This is a preview from our weekly newsletter. Each week I go ‘Beyond the News’ and handcraft a special edition that includes my thoughts on the biggest stories, why it matters, and how it could impact the future.
Tesla’s strong financial spreadsheet that has culminated in seven consecutive quarters of profitability has launched the electric car company into a more stable fiscal situation. For years, especially in my early days at Teslarati, I can remember the big narrative being Tesla’s Quarter-over-Quarter growth, but the fact that profitability wasn’t achieved very often made the company one of the more risky investments at the time.
Since then, Tesla has managed to work out a profitable quarter seven times in a row. Unbelievably, the company that has only been mass-producing vehicles since Summer 2017 is already a shoo-in for money-making quarters, at least that’s what it seems like. There never seems to be a glimmer of doubt when it comes to Tesla reporting strong financials. But, it became clear earlier this week that Tesla, despite having such strong financials quarter after quarter, isn’t willing to spend money on things that owners and customers don’t use. The company’s phase-out of the passenger lumbar support feature in the Model 3 and Model Y is a prime example of the way Tesla is simplifying its vehicles to improve profitability and margins, making their cars even more of a money-making machine than they were previously.
On May 31st, a tweet from @Ryanth3nerd showed his discontent for Tesla’s removal of the lumbar support option on the passenger’s seat. It was noticed by a Model Y owner on Reddit initially that the lumbar support option was removed from the side of the seat, only leaving the reclining option and seat adjustment levers for passenger adjustment.
“I really don’t like the direction @tesla is going raising prices of vehicles but removing features like lumbar for the Model Y. On top of rumors of FSD increase to $14k without any real added features to FSD unless you’re a beta tester,” the tweet said.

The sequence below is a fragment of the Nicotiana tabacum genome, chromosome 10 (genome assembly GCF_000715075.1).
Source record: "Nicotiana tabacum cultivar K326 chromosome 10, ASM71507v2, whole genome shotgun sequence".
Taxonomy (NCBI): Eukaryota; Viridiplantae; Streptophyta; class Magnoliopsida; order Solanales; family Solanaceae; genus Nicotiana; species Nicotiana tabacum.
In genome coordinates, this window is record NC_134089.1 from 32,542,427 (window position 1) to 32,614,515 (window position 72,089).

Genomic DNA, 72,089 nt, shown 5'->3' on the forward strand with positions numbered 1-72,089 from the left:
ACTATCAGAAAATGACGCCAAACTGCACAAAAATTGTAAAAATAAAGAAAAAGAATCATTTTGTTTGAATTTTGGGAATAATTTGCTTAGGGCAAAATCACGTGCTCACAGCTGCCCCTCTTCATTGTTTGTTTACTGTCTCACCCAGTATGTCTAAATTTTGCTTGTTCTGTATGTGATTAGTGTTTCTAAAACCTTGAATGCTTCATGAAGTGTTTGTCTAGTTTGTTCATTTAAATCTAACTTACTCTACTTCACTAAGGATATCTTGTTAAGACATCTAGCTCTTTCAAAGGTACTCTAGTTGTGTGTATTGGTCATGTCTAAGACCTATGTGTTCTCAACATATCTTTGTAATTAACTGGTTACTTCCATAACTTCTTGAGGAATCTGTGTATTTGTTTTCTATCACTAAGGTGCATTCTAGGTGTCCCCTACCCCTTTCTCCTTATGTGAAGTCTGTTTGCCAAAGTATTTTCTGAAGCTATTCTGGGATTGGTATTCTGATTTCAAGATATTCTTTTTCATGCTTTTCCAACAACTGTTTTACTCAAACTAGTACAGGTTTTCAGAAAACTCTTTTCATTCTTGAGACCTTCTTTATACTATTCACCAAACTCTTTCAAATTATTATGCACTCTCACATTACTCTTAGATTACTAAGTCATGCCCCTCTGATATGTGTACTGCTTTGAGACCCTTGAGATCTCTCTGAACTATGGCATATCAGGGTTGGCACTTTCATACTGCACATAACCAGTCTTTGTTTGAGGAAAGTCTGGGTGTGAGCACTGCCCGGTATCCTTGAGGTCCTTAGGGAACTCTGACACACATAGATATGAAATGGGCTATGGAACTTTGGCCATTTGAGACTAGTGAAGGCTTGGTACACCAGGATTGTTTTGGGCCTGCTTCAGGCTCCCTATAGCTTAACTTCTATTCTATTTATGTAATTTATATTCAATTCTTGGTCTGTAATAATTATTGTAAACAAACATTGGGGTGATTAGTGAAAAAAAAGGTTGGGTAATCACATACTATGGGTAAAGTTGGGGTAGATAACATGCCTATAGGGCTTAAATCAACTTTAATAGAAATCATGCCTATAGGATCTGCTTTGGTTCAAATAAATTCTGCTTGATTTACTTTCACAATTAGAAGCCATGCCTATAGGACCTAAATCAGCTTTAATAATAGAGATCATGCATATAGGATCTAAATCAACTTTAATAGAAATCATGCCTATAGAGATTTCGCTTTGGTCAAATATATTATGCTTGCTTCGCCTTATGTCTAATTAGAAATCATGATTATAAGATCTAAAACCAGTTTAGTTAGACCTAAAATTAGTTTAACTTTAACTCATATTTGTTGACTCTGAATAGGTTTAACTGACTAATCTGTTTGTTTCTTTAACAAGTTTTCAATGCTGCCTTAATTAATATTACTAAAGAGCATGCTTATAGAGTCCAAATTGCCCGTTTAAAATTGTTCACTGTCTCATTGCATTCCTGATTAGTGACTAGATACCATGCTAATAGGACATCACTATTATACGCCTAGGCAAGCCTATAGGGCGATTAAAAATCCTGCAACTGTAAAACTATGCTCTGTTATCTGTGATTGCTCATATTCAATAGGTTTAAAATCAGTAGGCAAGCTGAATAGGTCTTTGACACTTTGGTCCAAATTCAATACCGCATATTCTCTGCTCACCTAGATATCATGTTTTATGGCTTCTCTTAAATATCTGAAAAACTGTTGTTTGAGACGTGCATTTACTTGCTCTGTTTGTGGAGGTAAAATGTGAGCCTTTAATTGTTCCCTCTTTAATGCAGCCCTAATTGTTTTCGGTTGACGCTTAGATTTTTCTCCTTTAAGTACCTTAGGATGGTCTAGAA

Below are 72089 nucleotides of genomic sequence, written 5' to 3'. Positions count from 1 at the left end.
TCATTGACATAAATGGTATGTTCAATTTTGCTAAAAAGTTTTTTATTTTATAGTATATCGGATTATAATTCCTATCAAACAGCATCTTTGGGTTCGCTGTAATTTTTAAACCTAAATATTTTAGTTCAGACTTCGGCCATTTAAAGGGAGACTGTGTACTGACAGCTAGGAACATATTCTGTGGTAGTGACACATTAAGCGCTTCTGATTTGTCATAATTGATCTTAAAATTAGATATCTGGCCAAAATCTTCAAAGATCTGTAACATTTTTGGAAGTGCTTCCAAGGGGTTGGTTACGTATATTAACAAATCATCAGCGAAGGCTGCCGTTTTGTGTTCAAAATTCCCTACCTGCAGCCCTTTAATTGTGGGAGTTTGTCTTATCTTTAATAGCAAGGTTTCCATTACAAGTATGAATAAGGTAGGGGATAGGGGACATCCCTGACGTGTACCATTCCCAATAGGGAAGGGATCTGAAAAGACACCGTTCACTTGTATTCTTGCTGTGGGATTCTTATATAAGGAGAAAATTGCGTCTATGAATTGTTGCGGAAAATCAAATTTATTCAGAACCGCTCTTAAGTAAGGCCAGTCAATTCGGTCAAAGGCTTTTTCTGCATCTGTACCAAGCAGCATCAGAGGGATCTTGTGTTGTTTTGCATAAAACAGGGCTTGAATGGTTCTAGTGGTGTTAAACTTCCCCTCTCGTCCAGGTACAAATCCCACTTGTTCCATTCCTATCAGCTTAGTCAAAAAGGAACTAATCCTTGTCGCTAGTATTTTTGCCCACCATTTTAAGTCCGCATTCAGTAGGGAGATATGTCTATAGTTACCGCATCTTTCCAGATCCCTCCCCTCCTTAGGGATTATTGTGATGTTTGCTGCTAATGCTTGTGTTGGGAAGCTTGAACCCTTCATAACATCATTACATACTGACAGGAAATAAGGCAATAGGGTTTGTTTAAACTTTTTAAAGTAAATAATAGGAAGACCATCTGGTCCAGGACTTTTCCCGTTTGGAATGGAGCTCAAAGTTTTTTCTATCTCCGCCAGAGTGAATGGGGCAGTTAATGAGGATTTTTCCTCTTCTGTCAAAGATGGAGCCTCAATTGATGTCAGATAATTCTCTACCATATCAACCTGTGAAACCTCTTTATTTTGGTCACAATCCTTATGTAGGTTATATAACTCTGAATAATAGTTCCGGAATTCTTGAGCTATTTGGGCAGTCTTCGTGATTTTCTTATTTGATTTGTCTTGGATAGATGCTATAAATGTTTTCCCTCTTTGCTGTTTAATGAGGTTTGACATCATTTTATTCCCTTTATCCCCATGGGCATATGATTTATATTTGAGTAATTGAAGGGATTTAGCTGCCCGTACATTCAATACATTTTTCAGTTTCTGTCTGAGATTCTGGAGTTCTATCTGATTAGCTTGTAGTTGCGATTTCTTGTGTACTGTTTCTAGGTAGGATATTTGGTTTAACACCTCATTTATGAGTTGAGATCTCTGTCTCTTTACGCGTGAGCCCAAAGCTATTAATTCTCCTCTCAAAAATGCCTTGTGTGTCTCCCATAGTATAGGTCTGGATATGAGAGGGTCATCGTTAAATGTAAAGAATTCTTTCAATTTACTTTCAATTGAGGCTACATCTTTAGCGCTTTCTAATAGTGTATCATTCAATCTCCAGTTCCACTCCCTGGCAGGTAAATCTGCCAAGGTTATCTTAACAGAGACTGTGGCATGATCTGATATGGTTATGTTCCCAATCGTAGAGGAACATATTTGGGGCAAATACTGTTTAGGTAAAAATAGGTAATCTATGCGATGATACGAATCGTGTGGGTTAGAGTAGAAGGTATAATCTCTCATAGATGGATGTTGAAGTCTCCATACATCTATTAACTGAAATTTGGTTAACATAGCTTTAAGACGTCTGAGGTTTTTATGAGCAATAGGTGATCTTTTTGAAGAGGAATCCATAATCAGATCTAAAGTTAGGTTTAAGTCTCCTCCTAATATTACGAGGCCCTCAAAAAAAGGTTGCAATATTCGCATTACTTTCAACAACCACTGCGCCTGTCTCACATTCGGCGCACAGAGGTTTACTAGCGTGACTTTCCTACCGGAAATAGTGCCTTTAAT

It is true that Model 3 and Model Y prices alike have increased in the past several months. This is likely due to the semiconductor or microcontroller shortage that has plagued much of the automotive industry for the past few quarters. Additionally, Musk said raw material costs are also affecting Tesla’s prices.
According to Musk, Tesla had a good reason for phasing out the lumbar support module, and it had to do with data usage logs that showed the lumbar support wasn’t utilized by passengers very often. In fact, it was used so infrequently that Tesla decided to scrap the module altogether in the 3 and Y.
“Moving lumbar was removed only in front passenger seat of 3/Y (obv not there in rear seats). Logs showed almost no usage. Not worth cost/mass for everyone when almost never used. Prices increasing due to major supply chain price pressure industry-wide. Raw materials especially.”
Now, while this is a good point for Tesla to use as justification for their seat modification decisions, there are a few things that sort of confused me about the decision. First off, once a seat is adjusted, I think very few people want to change it. I know that when I get into a friend’s car, I rarely adjust the seat because that is probably the way their significant other prefers the seat to be set. As a driver in my own car, I know that I have only adjusted my seat on two or three occasions since I got it. Very rarely does it move, because the adjustments I made when I bought it were how I felt it was most comfortable, so I didn’t move it.
I think there could have been some confusion about whether the lumbar support is actually used, or whether it is a “set and forget” type of reasoning. I think many people find the way they like their seat, and it rarely changes over the course of the ownership experience.
While I doubt too many people will not buy a Tesla because they can’t adjust lumbar support, I think that there are some people who will look at it as a real disadvantage because there are plenty of people who need to utilize it for comfortability, especially if they have back problems. Nevertheless, it could be a temporary removal if enough people raise concerns to Musk via Twitter.
The biggest lesson here seems to be that Tesla’s use of data and analytics gives the company an extreme advantage when it comes to saving money on even the most trivial of parts. While Tesla will save some money from its recent decision to not equip Model 3 and Model Y cars with radar, the lumbar support removal also summarizes the company’s mission to take out what is not needed. Teslas are already so minimalistic as it is, and many people enjoy the lack of knobs and buttons on the interior. However, this is one knob that many owners may not be happy not having, but it remains to be seen if it saves Tesla’s enough money to justify keeping the feature left out from its two mass-market vehicles. -JK-
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